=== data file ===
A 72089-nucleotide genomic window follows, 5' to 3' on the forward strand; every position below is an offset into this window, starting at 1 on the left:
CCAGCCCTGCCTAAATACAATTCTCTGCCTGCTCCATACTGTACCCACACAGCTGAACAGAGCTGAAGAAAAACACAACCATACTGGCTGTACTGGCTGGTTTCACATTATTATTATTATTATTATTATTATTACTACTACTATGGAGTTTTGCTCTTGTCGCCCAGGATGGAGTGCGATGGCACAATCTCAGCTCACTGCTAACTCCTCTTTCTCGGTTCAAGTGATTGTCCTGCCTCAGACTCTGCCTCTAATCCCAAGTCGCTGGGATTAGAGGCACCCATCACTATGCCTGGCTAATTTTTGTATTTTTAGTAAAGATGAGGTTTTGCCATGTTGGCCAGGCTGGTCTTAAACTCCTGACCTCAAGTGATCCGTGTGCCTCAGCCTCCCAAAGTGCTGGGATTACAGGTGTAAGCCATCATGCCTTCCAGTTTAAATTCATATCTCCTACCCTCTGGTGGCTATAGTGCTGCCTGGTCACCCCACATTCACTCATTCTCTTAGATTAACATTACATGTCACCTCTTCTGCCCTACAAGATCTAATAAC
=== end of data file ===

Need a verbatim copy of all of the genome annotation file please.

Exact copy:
A 72089-nucleotide genomic window follows, 5' to 3' on the forward strand; every position below is an offset into this window, starting at 1 on the left:
CCAGCCCTGCCTAAATACAATTCTCTGCCTGCTCCATACTGTACCCACACAGCTGAACAGAGCTGAAGAAAAACACAACCATACTGGCTGTACTGGCTGGTTTCACATTATTATTATTATTATTATTATTATTACTACTACTATGGAGTTTTGCTCTTGTCGCCCAGGATGGAGTGCGATGGCACAATCTCAGCTCACTGCTAACTCCTCTTTCTCGGTTCAAGTGATTGTCCTGCCTCAGACTCTGCCTCTAATCCCAAGTCGCTGGGATTAGAGGCACCCATCACTATGCCTGGCTAATTTTTGTATTTTTAGTAAAGATGAGGTTTTGCCATGTTGGCCAGGCTGGTCTTAAACTCCTGACCTCAAGTGATCCGTGTGCCTCAGCCTCCCAAAGTGCTGGGATTACAGGTGTAAGCCATCATGCCTTCCAGTTTAAATTCATATCTCCTACCCTCTGGTGGCTATAGTGCTGCCTGGTCACCCCACATTCACTCATTCTCTTAGATTAACATTACATGTCACCTCTTCTGCCCTACAAGATCTAATAAC